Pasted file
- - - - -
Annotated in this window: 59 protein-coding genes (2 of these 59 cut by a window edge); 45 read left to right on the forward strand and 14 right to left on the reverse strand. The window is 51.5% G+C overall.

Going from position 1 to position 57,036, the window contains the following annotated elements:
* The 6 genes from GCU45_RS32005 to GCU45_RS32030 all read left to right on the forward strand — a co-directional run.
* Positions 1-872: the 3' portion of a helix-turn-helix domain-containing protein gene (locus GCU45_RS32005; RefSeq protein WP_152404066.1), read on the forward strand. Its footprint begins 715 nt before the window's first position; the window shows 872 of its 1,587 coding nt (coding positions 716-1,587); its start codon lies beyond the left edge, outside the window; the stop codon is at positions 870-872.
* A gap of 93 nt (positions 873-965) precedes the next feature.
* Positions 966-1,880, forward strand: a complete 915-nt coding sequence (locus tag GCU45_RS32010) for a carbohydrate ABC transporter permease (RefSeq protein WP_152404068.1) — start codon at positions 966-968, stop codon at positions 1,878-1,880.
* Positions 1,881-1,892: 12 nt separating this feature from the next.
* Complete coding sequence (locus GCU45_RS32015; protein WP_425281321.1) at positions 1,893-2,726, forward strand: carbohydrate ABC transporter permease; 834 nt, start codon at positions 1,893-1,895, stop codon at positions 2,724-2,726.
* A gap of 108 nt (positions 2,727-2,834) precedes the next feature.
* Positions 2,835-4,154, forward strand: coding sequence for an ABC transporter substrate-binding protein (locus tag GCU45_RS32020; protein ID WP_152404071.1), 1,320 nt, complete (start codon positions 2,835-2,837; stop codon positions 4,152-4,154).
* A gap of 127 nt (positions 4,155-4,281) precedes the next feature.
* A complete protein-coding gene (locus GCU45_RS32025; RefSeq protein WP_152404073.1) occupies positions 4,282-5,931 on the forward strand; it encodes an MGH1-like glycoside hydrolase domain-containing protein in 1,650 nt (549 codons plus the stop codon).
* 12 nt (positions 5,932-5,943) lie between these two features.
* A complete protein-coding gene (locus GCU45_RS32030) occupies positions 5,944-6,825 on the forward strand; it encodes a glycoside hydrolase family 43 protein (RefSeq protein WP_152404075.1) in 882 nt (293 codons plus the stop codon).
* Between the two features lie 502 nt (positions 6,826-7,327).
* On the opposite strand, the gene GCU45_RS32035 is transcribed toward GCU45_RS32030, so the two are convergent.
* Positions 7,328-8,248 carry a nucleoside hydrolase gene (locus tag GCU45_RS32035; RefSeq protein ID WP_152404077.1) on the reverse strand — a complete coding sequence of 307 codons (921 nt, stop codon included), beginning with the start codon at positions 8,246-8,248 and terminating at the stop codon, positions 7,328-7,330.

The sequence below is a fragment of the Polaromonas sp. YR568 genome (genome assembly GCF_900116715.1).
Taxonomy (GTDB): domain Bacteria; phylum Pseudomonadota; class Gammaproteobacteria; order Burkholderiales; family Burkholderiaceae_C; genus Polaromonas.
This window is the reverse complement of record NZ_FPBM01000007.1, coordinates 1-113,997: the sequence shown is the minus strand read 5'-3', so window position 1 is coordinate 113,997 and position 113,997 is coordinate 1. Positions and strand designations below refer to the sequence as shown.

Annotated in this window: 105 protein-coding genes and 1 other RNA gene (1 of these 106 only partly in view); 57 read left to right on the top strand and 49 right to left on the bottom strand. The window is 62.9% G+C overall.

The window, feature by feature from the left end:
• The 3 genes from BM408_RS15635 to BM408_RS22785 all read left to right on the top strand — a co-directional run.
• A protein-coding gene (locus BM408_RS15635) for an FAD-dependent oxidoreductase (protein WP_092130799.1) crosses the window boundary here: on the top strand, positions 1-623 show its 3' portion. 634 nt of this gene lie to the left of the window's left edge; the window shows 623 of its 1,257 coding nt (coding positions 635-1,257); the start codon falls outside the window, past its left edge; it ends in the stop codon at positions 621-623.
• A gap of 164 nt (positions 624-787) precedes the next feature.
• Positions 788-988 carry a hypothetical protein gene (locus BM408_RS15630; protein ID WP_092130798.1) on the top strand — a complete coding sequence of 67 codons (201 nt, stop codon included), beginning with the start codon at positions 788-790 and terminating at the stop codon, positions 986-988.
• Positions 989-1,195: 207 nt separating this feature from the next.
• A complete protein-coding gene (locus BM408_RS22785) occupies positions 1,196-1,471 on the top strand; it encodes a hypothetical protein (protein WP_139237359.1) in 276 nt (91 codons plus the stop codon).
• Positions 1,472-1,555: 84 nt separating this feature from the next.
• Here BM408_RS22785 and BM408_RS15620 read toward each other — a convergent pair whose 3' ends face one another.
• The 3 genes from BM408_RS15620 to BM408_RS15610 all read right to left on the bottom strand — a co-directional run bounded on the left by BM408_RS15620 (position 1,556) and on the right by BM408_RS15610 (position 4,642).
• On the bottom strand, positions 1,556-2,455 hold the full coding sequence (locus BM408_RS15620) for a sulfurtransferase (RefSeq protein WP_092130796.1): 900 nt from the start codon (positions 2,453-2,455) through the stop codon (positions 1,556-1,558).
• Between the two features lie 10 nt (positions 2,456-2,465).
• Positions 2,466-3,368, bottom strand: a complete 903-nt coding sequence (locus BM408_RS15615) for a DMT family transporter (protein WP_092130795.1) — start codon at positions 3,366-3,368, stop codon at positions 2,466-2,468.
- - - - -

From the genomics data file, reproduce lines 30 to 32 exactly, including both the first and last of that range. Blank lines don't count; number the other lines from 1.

• Here BM408_RS22785 and BM408_RS15620 read toward each other — a convergent pair whose 3' ends face one another.
• The 3 genes from BM408_RS15620 to BM408_RS15610 all read right to left on the bottom strand — a co-directional run bounded on the left by BM408_RS15620 (position 1,556) and on the right by BM408_RS15610 (position 4,642).
• On the bottom strand, positions 1,556-2,455 hold the full coding sequence (locus BM408_RS15620) for a sulfurtransferase (RefSeq protein WP_092130796.1): 900 nt from the start codon (positions 2,453-2,455) through the stop codon (positions 1,556-1,558).